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11-18-2012, 01:12 AM
  #311
Rhiessan71
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Quote:
Originally Posted by Hardyvan123 View Post
Bure missed 19 games of the season in which he didn't do anything to help his team win.

Bure was hot down the stretch and had the "excitement" and "wow" factor. Lidstrom IMO contributed more in terms of offense and defense in helping his team to win but we all know how the vote went.
Hot down the stretch? Just a bit of an understatement.
Bure wasn't just the best rookie in the last half of the season, he was one of the best players in the last half of the season.
You can whine about this all you want, again, but Bure tore it up bigtime. Bure stole it from him fair and square.



Quote:
I don't think that the statement I made was out of line, Lidstrom was the 15th highest scoring Dman over that time period.

He is playing top paring minutes both on the PP and PK during that time as well.

At least 3 guys ahead of him Brown, Iafrate and Galley are not far enough ahead of him offensively to make up the difference that Nick has on them in defense.

Sure there are some guys below him better defensively by a bit perhaps but nick is well situated to be considered as one of the best 20 Dmen in the league over that time period by what he did IMO.

http://www.hockey-reference.com/play...rder_by=points



If we look at it more closely Nick has 3 excellent playoffs before and inducing his age 27 season (95,96,97) and heck he wasn't half bad in 94 either when the Sharks upset the Red Wings.

Harveys big domination years, in terms of voting, actually come without Kelly in the mix and man his competition as a whole is worse than Lidstrom's in their Norris years as well.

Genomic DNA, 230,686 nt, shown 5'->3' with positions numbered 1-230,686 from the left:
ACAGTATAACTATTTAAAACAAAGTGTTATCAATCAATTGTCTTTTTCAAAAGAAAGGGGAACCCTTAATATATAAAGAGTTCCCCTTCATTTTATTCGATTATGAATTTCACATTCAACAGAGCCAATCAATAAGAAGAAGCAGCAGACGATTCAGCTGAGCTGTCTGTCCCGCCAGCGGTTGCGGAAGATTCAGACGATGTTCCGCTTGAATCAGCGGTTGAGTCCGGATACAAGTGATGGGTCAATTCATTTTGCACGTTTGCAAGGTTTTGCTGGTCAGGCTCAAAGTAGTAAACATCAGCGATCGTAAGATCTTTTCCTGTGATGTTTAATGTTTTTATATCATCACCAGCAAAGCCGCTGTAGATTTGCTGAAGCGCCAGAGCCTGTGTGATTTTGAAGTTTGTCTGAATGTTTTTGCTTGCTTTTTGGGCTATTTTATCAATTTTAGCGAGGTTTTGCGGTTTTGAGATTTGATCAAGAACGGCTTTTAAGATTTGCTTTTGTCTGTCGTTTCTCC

Nick is

1st in GP
2nd in points
5th in goals
1st in assists
1st in plus/minus

I didn't go into it into detail but that is how Nick ranks among all players including forwards during his time in the playoffs in the NHL from 92-12.

I could do a season by season breakdown but the overall totals are just absolutely stunning IMO, especially when you consider the type of defense he was playing as well.



We will agree to disagree on Orr, as I was the only guy who even went near there and actual voted for Orr as Lidstrom was still playing but I think that's a mistake because when one considers everything including the competition factor (and how it affects dominance) Orr simply falls short in that his career is too short to be number 1 IMO.

I'm a career guy so that might be the deciding factor in it.
First off, I think you give too little credit for Harvey's influence on the game. He was an innovator and after everything you have said here it's still very close but Harvey takes it with the innovator card IMO.

Second, it's not about Orr and it never will be about Orr. Bobby is #1 and that's not going to change.

Third, even if Lidstrom were ahead of Harvey, then Bourque will also be ahead of Harvey because Bourque is ahead of Lidstrom.

As funny as it sounds, you have actually made a better argument for Lidstrom over Harvey than you have ever even remotely been able to do for Lidstrom over Bourque.
BUT, like I said, Harvey's innovating the game is what keeps him ahead of both of them IMO.

Also, you compare Lidstrom and Harvey's offense and defense but you left out puck possession and full ice game control which Harvey walks away with easily.

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